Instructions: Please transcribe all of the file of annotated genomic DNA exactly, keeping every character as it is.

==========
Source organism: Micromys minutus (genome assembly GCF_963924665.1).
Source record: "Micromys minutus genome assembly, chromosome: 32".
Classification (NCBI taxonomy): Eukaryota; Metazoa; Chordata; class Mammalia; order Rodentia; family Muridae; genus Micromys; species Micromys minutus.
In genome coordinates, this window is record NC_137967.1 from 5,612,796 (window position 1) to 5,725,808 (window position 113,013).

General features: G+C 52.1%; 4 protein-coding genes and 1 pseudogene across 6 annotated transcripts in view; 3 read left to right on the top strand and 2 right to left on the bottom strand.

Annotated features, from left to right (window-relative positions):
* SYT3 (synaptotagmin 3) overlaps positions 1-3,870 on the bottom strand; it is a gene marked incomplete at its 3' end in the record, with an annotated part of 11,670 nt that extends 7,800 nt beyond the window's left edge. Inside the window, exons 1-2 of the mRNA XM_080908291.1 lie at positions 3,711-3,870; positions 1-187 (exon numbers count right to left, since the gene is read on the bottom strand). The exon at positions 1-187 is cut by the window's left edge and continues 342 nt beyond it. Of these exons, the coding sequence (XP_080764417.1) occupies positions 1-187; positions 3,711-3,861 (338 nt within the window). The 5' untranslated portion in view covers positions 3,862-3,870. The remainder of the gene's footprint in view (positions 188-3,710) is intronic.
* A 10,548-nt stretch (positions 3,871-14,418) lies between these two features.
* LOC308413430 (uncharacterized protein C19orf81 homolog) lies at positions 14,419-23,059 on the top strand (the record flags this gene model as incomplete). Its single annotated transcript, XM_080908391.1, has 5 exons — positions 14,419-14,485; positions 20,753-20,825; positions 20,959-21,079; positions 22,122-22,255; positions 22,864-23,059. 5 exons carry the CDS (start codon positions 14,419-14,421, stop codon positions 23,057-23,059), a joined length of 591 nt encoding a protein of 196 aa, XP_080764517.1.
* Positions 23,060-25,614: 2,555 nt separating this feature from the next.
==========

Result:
Source organism: Micromys minutus (genome assembly GCF_963924665.1).
Source record: "Micromys minutus genome assembly, chromosome: 32".
Classification (NCBI taxonomy): Eukaryota; Metazoa; Chordata; class Mammalia; order Rodentia; family Muridae; genus Micromys; species Micromys minutus.
In genome coordinates, this window is record NC_137967.1 from 5,612,796 (window position 1) to 5,725,808 (window position 113,013).

General features: G+C 52.1%; 4 protein-coding genes and 1 pseudogene across 6 annotated transcripts in view; 3 read left to right on the top strand and 2 right to left on the bottom strand.

Annotated features, from left to right (window-relative positions):
* SYT3 (synaptotagmin 3) overlaps positions 1-3,870 on the bottom strand; it is a gene marked incomplete at its 3' end in the record, with an annotated part of 11,670 nt that extends 7,800 nt beyond the window's left edge. Inside the window, exons 1-2 of the mRNA XM_080908291.1 lie at positions 3,711-3,870; positions 1-187 (exon numbers count right to left, since the gene is read on the bottom strand). The exon at positions 1-187 is cut by the window's left edge and continues 342 nt beyond it. Of these exons, the coding sequence (XP_080764417.1) occupies positions 1-187; positions 3,711-3,861 (338 nt within the window). The 5' untranslated portion in view covers positions 3,862-3,870. The remainder of the gene's footprint in view (positions 188-3,710) is intronic.
* A 10,548-nt stretch (positions 3,871-14,418) lies between these two features.
* LOC308413430 (uncharacterized protein C19orf81 homolog) lies at positions 14,419-23,059 on the top strand (the record flags this gene model as incomplete). Its single annotated transcript, XM_080908391.1, has 5 exons — positions 14,419-14,485; positions 20,753-20,825; positions 20,959-21,079; positions 22,122-22,255; positions 22,864-23,059. 5 exons carry the CDS (start codon positions 14,419-14,421, stop codon positions 23,057-23,059), a joined length of 591 nt encoding a protein of 196 aa, XP_080764517.1.
* Positions 23,060-25,614: 2,555 nt separating this feature from the next.